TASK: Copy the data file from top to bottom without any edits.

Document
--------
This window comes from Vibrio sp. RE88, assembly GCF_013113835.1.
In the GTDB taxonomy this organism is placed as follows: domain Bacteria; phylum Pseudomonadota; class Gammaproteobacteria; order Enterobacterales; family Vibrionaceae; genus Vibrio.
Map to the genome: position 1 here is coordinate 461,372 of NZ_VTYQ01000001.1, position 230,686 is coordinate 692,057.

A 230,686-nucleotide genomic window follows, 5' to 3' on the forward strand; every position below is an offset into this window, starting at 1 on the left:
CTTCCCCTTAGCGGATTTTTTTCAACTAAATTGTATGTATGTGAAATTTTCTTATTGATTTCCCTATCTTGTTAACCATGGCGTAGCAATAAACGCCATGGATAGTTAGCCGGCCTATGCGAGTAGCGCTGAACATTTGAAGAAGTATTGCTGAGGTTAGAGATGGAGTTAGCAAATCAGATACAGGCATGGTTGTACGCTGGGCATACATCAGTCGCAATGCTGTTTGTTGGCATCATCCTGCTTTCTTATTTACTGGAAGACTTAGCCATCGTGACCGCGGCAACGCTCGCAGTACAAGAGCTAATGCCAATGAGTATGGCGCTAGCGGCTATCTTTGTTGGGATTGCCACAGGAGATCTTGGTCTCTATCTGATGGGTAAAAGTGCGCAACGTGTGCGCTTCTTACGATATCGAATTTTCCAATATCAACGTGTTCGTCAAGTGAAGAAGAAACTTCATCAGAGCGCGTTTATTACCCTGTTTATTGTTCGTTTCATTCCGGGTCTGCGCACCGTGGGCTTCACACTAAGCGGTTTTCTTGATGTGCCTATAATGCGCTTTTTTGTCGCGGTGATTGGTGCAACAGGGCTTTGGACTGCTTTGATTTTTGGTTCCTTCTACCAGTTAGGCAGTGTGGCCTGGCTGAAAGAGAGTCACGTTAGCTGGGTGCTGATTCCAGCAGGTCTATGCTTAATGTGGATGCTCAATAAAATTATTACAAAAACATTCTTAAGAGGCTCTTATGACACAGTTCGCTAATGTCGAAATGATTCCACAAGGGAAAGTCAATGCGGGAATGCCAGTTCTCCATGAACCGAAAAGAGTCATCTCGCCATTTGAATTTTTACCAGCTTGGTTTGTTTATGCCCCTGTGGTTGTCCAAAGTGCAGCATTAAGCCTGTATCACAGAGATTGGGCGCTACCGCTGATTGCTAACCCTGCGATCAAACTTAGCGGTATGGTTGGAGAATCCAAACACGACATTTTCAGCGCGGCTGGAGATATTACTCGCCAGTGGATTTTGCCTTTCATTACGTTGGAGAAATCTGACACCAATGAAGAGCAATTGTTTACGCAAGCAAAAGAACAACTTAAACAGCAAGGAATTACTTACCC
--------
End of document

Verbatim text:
This window comes from Vibrio sp. RE88, assembly GCF_013113835.1.
In the GTDB taxonomy this organism is placed as follows: domain Bacteria; phylum Pseudomonadota; class Gammaproteobacteria; order Enterobacterales; family Vibrionaceae; genus Vibrio.
Map to the genome: position 1 here is coordinate 461,372 of NZ_VTYQ01000001.1, position 230,686 is coordinate 692,057.

A 230,686-nucleotide genomic window follows, 5' to 3' on the forward strand; every position below is an offset into this window, starting at 1 on the left:
CTTCCCCTTAGCGGATTTTTTTCAACTAAATTGTATGTATGTGAAATTTTCTTATTGATTTCCCTATCTTGTTAACCATGGCGTAGCAATAAACGCCATGGATAGTTAGCCGGCCTATGCGAGTAGCGCTGAACATTTGAAGAAGTATTGCTGAGGTTAGAGATGGAGTTAGCAAATCAGATACAGGCATGGTTGTACGCTGGGCATACATCAGTCGCAATGCTGTTTGTTGGCATCATCCTGCTTTCTTATTTACTGGAAGACTTAGCCATCGTGACCGCGGCAACGCTCGCAGTACAAGAGCTAATGCCAATGAGTATGGCGCTAGCGGCTATCTTTGTTGGGATTGCCACAGGAGATCTTGGTCTCTATCTGATGGGTAAAAGTGCGCAACGTGTGCGCTTCTTACGATATCGAATTTTCCAATATCAACGTGTTCGTCAAGTGAAGAAGAAACTTCATCAGAGCGCGTTTATTACCCTGTTTATTGTTCGTTTCATTCCGGGTCTGCGCACCGTGGGCTTCACACTAAGCGGTTTTCTTGATGTGCCTATAATGCGCTTTTTTGTCGCGGTGATTGGTGCAACAGGGCTTTGGACTGCTTTGATTTTTGGTTCCTTCTACCAGTTAGGCAGTGTGGCCTGGCTGAAAGAGAGTCACGTTAGCTGGGTGCTGATTCCAGCAGGTCTATGCTTAATGTGGATGCTCAATAAAATTATTACAAAAACATTCTTAAGAGGCTCTTATGACACAGTTCGCTAATGTCGAAATGATTCCACAAGGGAAAGTCAATGCGGGAATGCCAGTTCTCCATGAACCGAAAAGAGTCATCTCGCCATTTGAATTTTTACCAGCTTGGTTTGTTTATGCCCCTGTGGTTGTCCAAAGTGCAGCATTAAGCCTGTATCACAGAGATTGGGCGCTACCGCTGATTGCTAACCCTGCGATCAAACTTAGCGGTATGGTTGGAGAATCCAAACACGACATTTTCAGCGCGGCTGGAGATATTACTCGCCAGTGGATTTTGCCTTTCATTACGTTGGAGAAATCTGACACCAATGAAGAGCAATTGTTTACGCAAGCAAAAGAACAACTTAAACAGCAAGGAATTACTTACCC